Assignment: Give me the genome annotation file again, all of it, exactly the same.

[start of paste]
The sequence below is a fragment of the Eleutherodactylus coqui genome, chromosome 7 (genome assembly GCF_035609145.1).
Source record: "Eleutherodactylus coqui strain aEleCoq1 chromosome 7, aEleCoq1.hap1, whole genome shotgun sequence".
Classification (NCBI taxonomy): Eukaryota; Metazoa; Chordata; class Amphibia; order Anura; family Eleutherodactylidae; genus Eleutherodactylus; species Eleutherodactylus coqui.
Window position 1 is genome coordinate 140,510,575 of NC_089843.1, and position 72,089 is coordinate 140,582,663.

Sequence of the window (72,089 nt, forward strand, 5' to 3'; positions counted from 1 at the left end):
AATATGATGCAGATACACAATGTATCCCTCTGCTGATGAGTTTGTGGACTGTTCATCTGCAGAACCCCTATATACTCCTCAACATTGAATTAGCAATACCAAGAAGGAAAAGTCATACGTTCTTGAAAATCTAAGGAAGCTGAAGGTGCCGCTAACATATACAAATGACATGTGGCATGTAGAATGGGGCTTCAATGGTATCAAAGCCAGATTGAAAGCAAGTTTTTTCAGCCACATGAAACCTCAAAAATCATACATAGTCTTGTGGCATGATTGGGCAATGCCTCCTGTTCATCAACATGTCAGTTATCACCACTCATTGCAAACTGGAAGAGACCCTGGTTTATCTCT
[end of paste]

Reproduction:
The sequence below is a fragment of the Eleutherodactylus coqui genome, chromosome 7 (genome assembly GCF_035609145.1).
Source record: "Eleutherodactylus coqui strain aEleCoq1 chromosome 7, aEleCoq1.hap1, whole genome shotgun sequence".
Classification (NCBI taxonomy): Eukaryota; Metazoa; Chordata; class Amphibia; order Anura; family Eleutherodactylidae; genus Eleutherodactylus; species Eleutherodactylus coqui.
Window position 1 is genome coordinate 140,510,575 of NC_089843.1, and position 72,089 is coordinate 140,582,663.

Sequence of the window (72,089 nt, forward strand, 5' to 3'; positions counted from 1 at the left end):
AATATGATGCAGATACACAATGTATCCCTCTGCTGATGAGTTTGTGGACTGTTCATCTGCAGAACCCCTATATACTCCTCAACATTGAATTAGCAATACCAAGAAGGAAAAGTCATACGTTCTTGAAAATCTAAGGAAGCTGAAGGTGCCGCTAACATATACAAATGACATGTGGCATGTAGAATGGGGCTTCAATGGTATCAAAGCCAGATTGAAAGCAAGTTTTTTCAGCCACATGAAACCTCAAAAATCATACATAGTCTTGTGGCATGATTGGGCAATGCCTCCTGTTCATCAACATGTCAGTTATCACCACTCATTGCAAACTGGAAGAGACCCTGGTTTATCTCT